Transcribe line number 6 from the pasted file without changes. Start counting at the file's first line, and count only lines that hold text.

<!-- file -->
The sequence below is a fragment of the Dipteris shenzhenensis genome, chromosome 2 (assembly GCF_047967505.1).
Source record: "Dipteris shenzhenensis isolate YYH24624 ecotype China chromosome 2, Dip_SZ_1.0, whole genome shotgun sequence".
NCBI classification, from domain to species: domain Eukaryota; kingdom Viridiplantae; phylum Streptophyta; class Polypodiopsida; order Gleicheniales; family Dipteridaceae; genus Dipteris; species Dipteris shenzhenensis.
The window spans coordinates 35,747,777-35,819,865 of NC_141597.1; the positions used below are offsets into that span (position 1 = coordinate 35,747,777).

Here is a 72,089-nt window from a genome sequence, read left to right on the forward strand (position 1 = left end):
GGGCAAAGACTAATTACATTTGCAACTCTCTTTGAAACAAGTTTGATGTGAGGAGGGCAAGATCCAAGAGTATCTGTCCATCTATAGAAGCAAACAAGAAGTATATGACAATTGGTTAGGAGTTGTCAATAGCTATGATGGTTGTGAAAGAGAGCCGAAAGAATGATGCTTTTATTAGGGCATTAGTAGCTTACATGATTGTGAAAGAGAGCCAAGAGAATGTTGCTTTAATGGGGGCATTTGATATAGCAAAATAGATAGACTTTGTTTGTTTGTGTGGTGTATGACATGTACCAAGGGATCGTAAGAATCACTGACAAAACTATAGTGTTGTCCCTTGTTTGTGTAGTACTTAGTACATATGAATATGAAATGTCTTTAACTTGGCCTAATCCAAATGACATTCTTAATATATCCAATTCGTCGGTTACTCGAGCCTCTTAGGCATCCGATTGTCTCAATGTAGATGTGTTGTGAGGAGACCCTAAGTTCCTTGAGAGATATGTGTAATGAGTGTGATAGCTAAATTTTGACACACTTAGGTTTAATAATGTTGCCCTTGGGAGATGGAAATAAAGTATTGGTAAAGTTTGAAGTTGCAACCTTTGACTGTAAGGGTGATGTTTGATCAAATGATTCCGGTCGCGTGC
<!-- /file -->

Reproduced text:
GGGCAAAGACTAATTACATTTGCAACTCTCTTTGAAACAAGTTTGATGTGAGGAGGGCAAGATCCAAGAGTATCTGTCCATCTATAGAAGCAAACAAGAAGTATATGACAATTGGTTAGGAGTTGTCAATAGCTATGATGGTTGTGAAAGAGAGCCGAAAGAATGATGCTTTTATTAGGGCATTAGTAGCTTACATGATTGTGAAAGAGAGCCAAGAGAATGTTGCTTTAATGGGGGCATTTGATATAGCAAAATAGATAGACTTTGTTTGTTTGTGTGGTGTATGACATGTACCAAGGGATCGTAAGAATCACTGACAAAACTATAGTGTTGTCCCTTGTTTGTGTAGTACTTAGTACATATGAATATGAAATGTCTTTAACTTGGCCTAATCCAAATGACATTCTTAATATATCCAATTCGTCGGTTACTCGAGCCTCTTAGGCATCCGATTGTCTCAATGTAGATGTGTTGTGAGGAGACCCTAAGTTCCTTGAGAGATATGTGTAATGAGTGTGATAGCTAAATTTTGACACACTTAGGTTTAATAATGTTGCCCTTGGGAGATGGAAATAAAGTATTGGTAAAGTTTGAAGTTGCAACCTTTGACTGTAAGGGTGATGTTTGATCAAATGATTCCGGTCGCGTGC